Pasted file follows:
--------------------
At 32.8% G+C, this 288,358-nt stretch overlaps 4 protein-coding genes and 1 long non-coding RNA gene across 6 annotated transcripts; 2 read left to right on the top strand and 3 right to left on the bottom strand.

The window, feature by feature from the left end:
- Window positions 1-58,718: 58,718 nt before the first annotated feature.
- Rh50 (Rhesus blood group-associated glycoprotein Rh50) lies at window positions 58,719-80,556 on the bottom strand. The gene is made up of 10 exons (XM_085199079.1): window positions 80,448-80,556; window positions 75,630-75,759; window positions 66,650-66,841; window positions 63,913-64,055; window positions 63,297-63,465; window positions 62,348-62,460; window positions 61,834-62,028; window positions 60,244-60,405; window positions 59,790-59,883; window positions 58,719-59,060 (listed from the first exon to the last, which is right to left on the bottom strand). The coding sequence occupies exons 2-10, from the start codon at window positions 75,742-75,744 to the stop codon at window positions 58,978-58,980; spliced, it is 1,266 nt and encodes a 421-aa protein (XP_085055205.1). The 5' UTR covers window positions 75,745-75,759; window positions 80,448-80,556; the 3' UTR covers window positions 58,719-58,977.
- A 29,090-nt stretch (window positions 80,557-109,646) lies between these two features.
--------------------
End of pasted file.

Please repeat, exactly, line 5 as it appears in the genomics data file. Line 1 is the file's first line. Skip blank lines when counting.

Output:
- A 29,090-nt stretch (window positions 80,557-109,646) lies between these two features.